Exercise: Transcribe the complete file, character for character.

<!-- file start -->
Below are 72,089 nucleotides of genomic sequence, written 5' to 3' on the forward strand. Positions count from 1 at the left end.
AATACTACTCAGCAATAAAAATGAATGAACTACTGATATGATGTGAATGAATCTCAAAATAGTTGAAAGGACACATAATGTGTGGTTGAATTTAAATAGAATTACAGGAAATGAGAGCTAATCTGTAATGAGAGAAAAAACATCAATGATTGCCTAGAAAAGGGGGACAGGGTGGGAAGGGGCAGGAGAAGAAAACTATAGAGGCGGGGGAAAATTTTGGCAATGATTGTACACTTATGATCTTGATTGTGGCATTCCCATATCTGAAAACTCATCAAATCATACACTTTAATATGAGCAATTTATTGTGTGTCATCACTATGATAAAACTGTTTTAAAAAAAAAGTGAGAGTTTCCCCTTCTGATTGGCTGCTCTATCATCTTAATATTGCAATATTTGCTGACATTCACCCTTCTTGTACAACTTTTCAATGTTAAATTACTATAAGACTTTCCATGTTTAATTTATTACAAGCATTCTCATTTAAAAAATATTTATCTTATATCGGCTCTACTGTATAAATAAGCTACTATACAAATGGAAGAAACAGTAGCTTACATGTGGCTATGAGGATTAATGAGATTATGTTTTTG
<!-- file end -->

Below are 72,089 nucleotides of genomic sequence, written 5' to 3' on the forward strand. Positions count from 1 at the left end.
AATACTACTCAGCAATAAAAATGAATGAACTACTGATATGATGTGAATGAATCTCAAAATAGTTGAAAGGACACATAATGTGTGGTTGAATTTAAATAGAATTACAGGAAATGAGAGCTAATCTGTAATGAGAGAAAAAACATCAATGATTGCCTAGAAAAGGGGGACAGGGTGGGAAGGGGCAGGAGAAGAAAACTATAGAGGCGGGGGAAAATTTTGGCAATGATTGTACACTTATGATCTTGATTGTGGCATTCCCATATCTGAAAACTCATCAAATCATACACTTTAATATGAGCAATTTATTGTGTGTCATCACTATGATAAAACTGTTTTAAAAAAAAAGTGAGAGTTTCCCCTTCTGATTGGCTGCTCTATCATCTTAATATTGCAATATTTGCTGACATTCACCCTTCTTGTACAACTTTTCAATGTTAAATTACTATAAGACTTTCCATGTTTAATTTATTACAAGCATTCTCATTTAAAAAATATTTATCTTATATCGGCTCTACTGTATAAATAAGCTACTATACAAATGGAAGAAACAGTAGCTTACATGTGGCTATGAGGATTAATGAGATTATGTTTTTG